whether, when South Carolina secedes, these forts are to be surrendered or not. If the former, I must be informed of it, and instructed what course I am to pursue. If the latter be the determination, no time is to be lost in either sending troops, as already suggested, or vessels of war to this harbor. Either of these courses may cause some of the doubting State to join South Carolina.
I shall go steadily on, preparing for the worst, trusting hopefully in the God of Battle to guard and guide me in my course. I think it probable that in the present highly excited state of these people, the sending of the detachment of Engineer laborers to Castle Pinckney may bring on that collision which we are so anxious to avoid. I shall consult with Captain Foster on his return to the island, and if convinced that it will lead to that result, will assume the responsibility of suspending the execution of that plan for the present. This fort, in consequence of the unfinished state of our repairs, &c., is not in a condition for inviting an attack. Captain Seymour says that he is satisfied they intend erecting a battery on the upper end of this island, to command the inner channel. I do not know what course to advise. They are making every preparation (drilling nightly, &c.) for the fight which they say must take place, and insist on our not doing anything. We are now certainly too weak to fight. Were we to guard against a surprise, our men, if surrounded by only an undisciplined mob, would soon be worn out by fatigue.
I learn from Captain Ord that attempts have been made, by offers of heavy sums, to induce men at Old Point to join a Southern army. O have not heard that any attempts have been made to tamper with our men, who thus far cheerfully perform the arduous and ceaseless duties imposed upon them in consequence of the smallness of the command.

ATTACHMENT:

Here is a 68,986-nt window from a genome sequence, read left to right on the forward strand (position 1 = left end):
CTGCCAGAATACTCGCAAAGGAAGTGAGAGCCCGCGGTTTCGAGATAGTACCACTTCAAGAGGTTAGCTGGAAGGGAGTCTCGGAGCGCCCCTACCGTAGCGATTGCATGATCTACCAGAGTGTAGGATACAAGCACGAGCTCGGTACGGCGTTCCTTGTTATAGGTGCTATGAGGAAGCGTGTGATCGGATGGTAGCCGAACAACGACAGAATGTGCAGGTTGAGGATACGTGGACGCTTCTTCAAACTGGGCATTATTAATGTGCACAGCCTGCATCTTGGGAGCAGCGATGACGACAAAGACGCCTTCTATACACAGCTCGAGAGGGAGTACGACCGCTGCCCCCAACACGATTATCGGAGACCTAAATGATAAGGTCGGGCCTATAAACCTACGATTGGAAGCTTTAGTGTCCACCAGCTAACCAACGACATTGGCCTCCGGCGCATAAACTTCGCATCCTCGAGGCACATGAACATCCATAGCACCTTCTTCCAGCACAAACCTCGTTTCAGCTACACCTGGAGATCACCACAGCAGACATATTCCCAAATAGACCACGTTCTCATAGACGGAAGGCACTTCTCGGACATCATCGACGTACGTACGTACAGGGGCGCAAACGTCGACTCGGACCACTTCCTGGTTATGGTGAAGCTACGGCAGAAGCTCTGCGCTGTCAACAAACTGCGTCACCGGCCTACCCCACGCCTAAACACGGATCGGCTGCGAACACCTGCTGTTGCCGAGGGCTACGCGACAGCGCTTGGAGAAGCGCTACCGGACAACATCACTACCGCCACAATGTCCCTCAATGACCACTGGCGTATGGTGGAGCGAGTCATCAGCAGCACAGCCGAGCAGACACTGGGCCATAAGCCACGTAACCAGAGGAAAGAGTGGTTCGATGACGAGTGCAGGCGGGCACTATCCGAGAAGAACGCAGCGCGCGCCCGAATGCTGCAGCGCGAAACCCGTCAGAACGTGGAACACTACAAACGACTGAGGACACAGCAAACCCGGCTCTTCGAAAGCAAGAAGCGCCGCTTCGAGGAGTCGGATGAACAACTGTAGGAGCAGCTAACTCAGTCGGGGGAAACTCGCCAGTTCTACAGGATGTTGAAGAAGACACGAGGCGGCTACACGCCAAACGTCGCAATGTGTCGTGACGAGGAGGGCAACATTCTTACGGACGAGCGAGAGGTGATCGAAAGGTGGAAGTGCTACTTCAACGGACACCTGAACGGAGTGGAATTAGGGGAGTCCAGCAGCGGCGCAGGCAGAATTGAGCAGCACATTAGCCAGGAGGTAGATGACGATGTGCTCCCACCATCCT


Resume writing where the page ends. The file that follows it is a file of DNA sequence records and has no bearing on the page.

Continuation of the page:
I ought, perhaps, to mention, as in indication of the expectation of the citizens of Charleston, that three fiends of the ladies of our officers have within a day or two been pressed most urgently to go to the city to stay with them there.
I am, colonel, very respectfully, your obedient servant,
Major, First Artillery, Commanding.
December 1, 1860.
Major R. ANDERSON:
SIR: Your letter of November 28 has been received. The Secretary of War has directed Brevet Colonel Huger to repair to this city, as soon as he can safely leave his post, to return there in a short time. He desires you to see Colonel Huger, and confer with him prior to his departure on the matters which have been confided to each of you.
It is believe, from information thought to be reliable, that an attack will not be made on your command, and the Secretary has only to revere to his conversation with you, and to caution you that, should his convictions unhappily prove untrue, your actions must be such as to be free from the charge of initiating a collision. If attacked, you are, of course, expected to defend the trust committed to you to the best of your ability.
The increase of the force under your command, however much to be